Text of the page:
While on the ride, she discovers Brevin, Shirley, her teacher, and the man from the apartment all looking for her below. Wanting to do the right thing and return the Communist Manifesto, she tries to get their attention, but her carriage shifts, causing her to let go of the book, which sends the pages flying. Jane is arrested and sentenced to 1500 hours of community service.




Smiley Face premiered at the 2007 Sundance Film Festival, followed by a very small theatrical release; in Los Angeles it had a week long run at the Nuart Theatre in Santa Monica. The film was released to DVD on January 8, 2008. Nathan Lee in his review for the Village Voice wrote that "...100 percent sober when I watched it, I can say with some authority that Dylan Haggerty has written an eleventh-hour candidate for the funniest movie of 2007, that Gregg Araki has directed his finest film since 1997's Nowhere, and that Faris, flawless, rocks their inspired idiot odyssey in a virtuoso comedic turn." It also toured around British cinemas in the summer of 2008 as part of the 22nd London Lesbian and Gay Film Festival.

In his review for The New York Times, Matt Zoller Seitz praised Faris' "freakishly committed performance as Jane F. [that] suggests Amy Adams’s princess from Enchanted dropped into a Cheech and Chong movie". Andrew O'Hehir wrote in his review for Salon, "Smiley Face, has a wonderful performance by Anna Faris and one of the all-time great stoner monologues in movie history". In her review for Cinematical, Monika Bartyzel wrote, "Araki's comedy gives us the best of many comedic worlds in an incessantly funny, easily-quotable serving. From discussions of Marxism to love of lasagna, Smiley Face serves it all — with some weed and a very, very stoned smile". The review of the New York Daily News states that "Not since Sean Penn's Jeff Spicoli in Fast Times at Ridgemont High has an actor so thoroughly dominated the screen while pretending to be in a chemically altered state." In the review of Los Angeles Times it is argued that "Gregg Araki's delirious "Smiley Face" is an unabashed valentine to Anna Faris, an opportunity for the actress to show that she can carry a movie composed of often hilarious nonstop misadventures. No matter how outrageously or foolishly Faris' Jane behaves, she remains blissfully appealing—such are Faris' fearless comedic skills."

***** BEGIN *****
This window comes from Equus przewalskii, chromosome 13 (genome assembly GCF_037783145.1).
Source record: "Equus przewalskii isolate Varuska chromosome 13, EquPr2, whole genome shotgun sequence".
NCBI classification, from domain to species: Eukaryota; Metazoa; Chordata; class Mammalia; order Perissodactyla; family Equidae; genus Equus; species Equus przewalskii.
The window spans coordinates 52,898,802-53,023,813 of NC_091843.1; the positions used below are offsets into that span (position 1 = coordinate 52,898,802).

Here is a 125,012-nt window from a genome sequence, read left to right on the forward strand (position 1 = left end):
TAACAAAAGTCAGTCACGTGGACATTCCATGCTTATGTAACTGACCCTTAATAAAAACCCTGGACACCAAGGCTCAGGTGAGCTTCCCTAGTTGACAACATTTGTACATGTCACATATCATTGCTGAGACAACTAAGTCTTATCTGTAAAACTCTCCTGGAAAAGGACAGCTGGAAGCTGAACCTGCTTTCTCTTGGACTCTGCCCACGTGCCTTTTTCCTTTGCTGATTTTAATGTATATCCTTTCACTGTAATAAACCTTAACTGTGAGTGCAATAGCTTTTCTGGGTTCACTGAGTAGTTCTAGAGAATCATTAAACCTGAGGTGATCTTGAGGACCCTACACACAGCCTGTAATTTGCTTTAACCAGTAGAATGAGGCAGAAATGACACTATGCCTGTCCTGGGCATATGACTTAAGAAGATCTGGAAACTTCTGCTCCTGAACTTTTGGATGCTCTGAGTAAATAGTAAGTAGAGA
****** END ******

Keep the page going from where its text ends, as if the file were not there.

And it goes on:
However, S. James Snyder, in his review for the New York Sun, wrote, "If this is meant as a lighthearted change of pace for Mr. Araki, after Mysterious Skin, then perhaps he took things too far in the opposite direction. This isn't just light and fluffy; it floats away".

On review aggregator Rotten Tomatoes, the film has an approval rating of 66% based on 38 reviews, with an average rating of 5.8/10. The website's critical consensus reads, "Although many of the jokes have been done before, Anna Faris's bright performance and Gregg Araki's sharp direction make Smiley Face more than your average stoner comedy." On Metacritic, the film received a score of 71 based on 9 reviews, indicating "generally favorable reviews". Faris won the "Stoner of the Year" award at High Times magazine's Stony Awards, in Los Angeles, on October 13, 2007, for her role in Smiley Face.


External links

  • Smiley Face at IMDb
  • Smiley Face at AllMovie
  • Smiley Face at Box Office Mojo
  • Smiley Face at Rotten Tomatoes
  • Smiley Face at Metacritic
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Text submitted to CC-BY-SA license. Source: Smiley Face (film) by Wikipedia (Historical)